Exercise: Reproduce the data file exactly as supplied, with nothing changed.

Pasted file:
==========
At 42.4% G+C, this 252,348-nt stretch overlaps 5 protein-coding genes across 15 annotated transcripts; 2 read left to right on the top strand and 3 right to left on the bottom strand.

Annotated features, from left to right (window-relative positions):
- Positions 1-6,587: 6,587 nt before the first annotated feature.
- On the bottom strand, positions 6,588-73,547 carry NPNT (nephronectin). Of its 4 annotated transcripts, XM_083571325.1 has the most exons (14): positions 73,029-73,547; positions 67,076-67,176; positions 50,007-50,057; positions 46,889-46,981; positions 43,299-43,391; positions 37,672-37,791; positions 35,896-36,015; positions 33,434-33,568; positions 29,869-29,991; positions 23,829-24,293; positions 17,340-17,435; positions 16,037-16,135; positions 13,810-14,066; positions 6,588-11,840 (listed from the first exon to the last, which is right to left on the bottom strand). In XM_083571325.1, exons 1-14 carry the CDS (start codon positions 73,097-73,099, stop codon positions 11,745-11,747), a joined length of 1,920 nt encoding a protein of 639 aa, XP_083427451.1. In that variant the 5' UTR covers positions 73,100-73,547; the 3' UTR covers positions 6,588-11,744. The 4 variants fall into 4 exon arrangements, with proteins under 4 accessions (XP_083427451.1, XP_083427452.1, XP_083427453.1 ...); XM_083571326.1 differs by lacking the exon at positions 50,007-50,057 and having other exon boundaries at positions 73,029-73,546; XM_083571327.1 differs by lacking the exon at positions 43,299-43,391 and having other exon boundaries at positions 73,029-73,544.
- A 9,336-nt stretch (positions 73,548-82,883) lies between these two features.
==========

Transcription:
At 42.4% G+C, this 252,348-nt stretch overlaps 5 protein-coding genes across 15 annotated transcripts; 2 read left to right on the top strand and 3 right to left on the bottom strand.

Annotated features, from left to right (window-relative positions):
- Positions 1-6,587: 6,587 nt before the first annotated feature.
- On the bottom strand, positions 6,588-73,547 carry NPNT (nephronectin). Of its 4 annotated transcripts, XM_083571325.1 has the most exons (14): positions 73,029-73,547; positions 67,076-67,176; positions 50,007-50,057; positions 46,889-46,981; positions 43,299-43,391; positions 37,672-37,791; positions 35,896-36,015; positions 33,434-33,568; positions 29,869-29,991; positions 23,829-24,293; positions 17,340-17,435; positions 16,037-16,135; positions 13,810-14,066; positions 6,588-11,840 (listed from the first exon to the last, which is right to left on the bottom strand). In XM_083571325.1, exons 1-14 carry the CDS (start codon positions 73,097-73,099, stop codon positions 11,745-11,747), a joined length of 1,920 nt encoding a protein of 639 aa, XP_083427451.1. In that variant the 5' UTR covers positions 73,100-73,547; the 3' UTR covers positions 6,588-11,744. The 4 variants fall into 4 exon arrangements, with proteins under 4 accessions (XP_083427451.1, XP_083427452.1, XP_083427453.1 ...); XM_083571326.1 differs by lacking the exon at positions 50,007-50,057 and having other exon boundaries at positions 73,029-73,546; XM_083571327.1 differs by lacking the exon at positions 43,299-43,391 and having other exon boundaries at positions 73,029-73,544.
- A 9,336-nt stretch (positions 73,548-82,883) lies between these two features.